words Anna Bates
Big-Game is a young design collective that views the world as a “huge playground” but describes itself as “totally modernist”. The work is inspired by opposition, with the trio citing its design ethos as “confrontation”, offsetting notions of cheap and expensive, old and new, banal and precious.
The group came together in 2004 when Elric Petit (from Belgium), Augustin Scott de Martinville (from France) and Grégoire Jeanmonod (from Switzerland) met at Ecal (Ecole cantonale d’art de Lausanne). The trio’s work nods to the functionalism of Swiss design, but also demonstrates the kind of witty, conceptual thought common in Belgian design.
Big-Game’s first collection, Heritage in Progress, was a series of objects inspired by bourgeois furniture, launched at Milan’s furniture fair in 2005. Works included a trestle with a baroque style silhouette and a wooden stag head (06) – made out of sheets of wood, both pieces have a graphic, two-dimensional quality.
The group’s second collection, New Rich, added a luxury element to cheap, mass-produced items, with certain parts replaced with gold – a Bic biro has a gold lid and a cheap plastic lighter has a gold button. Likewise in the Pack Sweet Pack collection, the trio reinterprets everyday objects when packaging becomes the template for a furniture series – a steel stool (02) resembles a cardboard box and a handcrafted wool rug (03) looks like a deconstructed box. “We really like packaging,” says Scott de Martinville. “We’re fascinated with the function these objects have, and how they become useful beyond their original purpose.”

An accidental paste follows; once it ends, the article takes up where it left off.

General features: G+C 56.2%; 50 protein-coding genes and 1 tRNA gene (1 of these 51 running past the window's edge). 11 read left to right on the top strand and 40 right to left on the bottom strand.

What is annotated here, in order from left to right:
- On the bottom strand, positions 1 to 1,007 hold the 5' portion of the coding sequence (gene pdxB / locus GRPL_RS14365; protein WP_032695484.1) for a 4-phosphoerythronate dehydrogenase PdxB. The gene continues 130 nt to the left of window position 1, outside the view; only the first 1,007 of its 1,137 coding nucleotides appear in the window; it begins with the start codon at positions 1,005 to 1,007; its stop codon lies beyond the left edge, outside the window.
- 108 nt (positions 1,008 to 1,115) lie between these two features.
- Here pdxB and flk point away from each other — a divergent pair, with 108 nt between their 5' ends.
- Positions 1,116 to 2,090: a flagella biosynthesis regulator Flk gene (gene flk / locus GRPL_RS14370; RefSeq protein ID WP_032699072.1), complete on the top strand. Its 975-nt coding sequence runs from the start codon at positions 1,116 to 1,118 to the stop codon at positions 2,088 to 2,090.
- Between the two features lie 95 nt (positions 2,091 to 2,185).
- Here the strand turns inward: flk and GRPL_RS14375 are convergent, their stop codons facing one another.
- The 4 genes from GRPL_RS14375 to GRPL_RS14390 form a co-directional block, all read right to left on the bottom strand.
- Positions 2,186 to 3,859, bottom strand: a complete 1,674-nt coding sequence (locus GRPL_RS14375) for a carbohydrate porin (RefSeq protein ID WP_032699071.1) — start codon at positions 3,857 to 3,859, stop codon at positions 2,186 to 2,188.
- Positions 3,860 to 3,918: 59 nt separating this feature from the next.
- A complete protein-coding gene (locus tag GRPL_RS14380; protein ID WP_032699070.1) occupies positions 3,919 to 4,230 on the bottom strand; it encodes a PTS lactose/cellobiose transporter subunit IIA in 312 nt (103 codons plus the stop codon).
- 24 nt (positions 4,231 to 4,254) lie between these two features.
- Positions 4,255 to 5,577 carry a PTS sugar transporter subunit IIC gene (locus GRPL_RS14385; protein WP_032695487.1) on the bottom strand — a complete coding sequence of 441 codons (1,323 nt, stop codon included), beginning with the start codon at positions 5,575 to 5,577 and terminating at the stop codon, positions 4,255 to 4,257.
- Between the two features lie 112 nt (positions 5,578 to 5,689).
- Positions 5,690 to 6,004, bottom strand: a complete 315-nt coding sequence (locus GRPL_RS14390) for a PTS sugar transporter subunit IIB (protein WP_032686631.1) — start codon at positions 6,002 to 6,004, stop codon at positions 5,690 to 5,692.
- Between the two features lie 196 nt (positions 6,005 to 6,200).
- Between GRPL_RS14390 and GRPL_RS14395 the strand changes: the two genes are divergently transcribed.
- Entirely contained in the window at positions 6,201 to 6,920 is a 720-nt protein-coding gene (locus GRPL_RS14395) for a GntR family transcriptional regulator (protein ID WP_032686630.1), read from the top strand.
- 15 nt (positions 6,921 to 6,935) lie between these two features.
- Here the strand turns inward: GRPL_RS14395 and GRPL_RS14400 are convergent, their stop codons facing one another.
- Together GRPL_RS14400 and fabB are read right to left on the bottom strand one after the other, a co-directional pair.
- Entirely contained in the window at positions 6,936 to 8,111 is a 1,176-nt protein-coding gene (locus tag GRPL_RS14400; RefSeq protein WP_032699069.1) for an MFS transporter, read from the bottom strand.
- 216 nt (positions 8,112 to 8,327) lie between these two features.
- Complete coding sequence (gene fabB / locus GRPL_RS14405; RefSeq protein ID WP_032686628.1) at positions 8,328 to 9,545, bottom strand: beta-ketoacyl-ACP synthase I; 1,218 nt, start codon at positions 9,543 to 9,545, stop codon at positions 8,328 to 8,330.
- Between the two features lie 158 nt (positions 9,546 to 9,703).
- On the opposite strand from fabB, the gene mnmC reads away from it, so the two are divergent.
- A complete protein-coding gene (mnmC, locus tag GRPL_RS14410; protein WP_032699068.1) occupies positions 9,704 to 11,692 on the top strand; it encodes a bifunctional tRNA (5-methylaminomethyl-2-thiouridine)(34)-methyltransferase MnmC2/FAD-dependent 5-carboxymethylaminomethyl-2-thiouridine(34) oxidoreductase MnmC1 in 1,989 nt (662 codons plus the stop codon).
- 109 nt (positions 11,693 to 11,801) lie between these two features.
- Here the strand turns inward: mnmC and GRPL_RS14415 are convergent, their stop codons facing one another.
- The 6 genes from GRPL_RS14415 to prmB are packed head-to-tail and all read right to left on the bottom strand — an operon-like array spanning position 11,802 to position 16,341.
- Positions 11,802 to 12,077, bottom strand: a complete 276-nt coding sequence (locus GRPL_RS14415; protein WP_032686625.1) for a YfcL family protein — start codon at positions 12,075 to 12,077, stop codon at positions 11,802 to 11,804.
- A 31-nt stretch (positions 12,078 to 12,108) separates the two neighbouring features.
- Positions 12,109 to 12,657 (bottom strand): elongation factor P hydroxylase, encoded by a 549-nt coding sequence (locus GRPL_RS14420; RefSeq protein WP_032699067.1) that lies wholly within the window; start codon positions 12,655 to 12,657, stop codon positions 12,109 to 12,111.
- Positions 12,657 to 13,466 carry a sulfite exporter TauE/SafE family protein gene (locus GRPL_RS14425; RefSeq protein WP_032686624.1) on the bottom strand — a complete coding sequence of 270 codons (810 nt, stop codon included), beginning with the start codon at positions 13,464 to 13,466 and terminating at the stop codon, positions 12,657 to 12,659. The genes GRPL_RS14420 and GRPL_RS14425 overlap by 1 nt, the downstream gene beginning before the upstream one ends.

Big-Game sees its recent work as moving away from designs that appear “styled”. “We like this way of working, pushing further to make extremely simple-looking objects.” Coat Rack (04), in the Plus is More collection launched at Milan this year, is made from one piece of wood sliced to form two legs and two arms that are bound together for packaging and spring open when it’s unwrapped. For the simple Bold Chair (05), two upholstered steel tubes are bent to form the chair’s legs, back and seat.
Despite the highly functional nature of the collection, an element of playfulness shines through with works such as the Miles rug (01), which comes with three miniature wooden cars and resembles a Scalextric track. The piece was inspired by the swirling movements a child makes when playing with a toy car.
With each designer based in a different country, much of the design process is virtual. “We send lousy drawings to each other through email, which results in some very creative mix-ups,” says Scott de Martinville. “The original idea for the Miles rug was a map of a city. Then we started to discuss how we were going to show roads – there was this big misunderstanding and then it became what it is,” he adds. “By the end, we don’t even remember who had the original idea.”